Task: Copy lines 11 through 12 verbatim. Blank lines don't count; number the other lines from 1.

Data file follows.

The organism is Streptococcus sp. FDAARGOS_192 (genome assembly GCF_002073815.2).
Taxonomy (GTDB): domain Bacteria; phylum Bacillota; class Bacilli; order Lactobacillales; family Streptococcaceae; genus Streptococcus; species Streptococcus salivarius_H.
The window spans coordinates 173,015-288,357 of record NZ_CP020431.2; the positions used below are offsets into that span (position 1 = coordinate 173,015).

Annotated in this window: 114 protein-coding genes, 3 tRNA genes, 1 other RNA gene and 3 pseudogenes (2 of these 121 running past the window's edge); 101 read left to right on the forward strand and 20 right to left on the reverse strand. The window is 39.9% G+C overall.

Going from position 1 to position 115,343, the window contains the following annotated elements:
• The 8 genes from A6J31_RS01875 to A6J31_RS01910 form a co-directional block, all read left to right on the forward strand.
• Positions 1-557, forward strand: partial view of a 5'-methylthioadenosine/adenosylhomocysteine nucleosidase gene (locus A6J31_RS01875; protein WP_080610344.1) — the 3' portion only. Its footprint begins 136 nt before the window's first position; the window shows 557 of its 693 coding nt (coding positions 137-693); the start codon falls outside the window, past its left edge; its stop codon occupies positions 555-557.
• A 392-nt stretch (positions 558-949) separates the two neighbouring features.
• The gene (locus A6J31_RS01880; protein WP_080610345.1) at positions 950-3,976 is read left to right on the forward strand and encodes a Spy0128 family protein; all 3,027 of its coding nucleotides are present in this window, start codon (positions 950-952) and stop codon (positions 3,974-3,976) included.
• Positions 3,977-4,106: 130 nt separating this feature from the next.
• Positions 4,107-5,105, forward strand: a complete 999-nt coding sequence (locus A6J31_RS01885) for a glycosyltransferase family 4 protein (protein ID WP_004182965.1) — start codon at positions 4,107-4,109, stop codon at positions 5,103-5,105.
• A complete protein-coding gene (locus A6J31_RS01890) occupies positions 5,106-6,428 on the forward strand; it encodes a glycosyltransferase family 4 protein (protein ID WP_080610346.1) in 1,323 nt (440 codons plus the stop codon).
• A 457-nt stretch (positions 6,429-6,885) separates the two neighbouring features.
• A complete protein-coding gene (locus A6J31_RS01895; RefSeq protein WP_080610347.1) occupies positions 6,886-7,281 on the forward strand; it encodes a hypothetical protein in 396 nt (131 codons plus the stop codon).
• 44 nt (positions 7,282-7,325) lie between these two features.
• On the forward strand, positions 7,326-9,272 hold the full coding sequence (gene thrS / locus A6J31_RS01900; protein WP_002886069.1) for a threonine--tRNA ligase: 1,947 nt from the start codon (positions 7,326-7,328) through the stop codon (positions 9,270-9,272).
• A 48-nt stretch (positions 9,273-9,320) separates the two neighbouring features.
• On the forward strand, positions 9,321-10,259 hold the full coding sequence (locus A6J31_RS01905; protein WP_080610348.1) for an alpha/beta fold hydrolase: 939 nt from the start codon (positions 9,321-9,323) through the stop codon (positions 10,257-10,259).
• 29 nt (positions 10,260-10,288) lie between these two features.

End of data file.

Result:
• Positions 4,107-5,105, forward strand: a complete 999-nt coding sequence (locus A6J31_RS01885) for a glycosyltransferase family 4 protein (protein ID WP_004182965.1) — start codon at positions 4,107-4,109, stop codon at positions 5,103-5,105.
• A complete protein-coding gene (locus A6J31_RS01890) occupies positions 5,106-6,428 on the forward strand; it encodes a glycosyltransferase family 4 protein (protein ID WP_080610346.1) in 1,323 nt (440 codons plus the stop codon).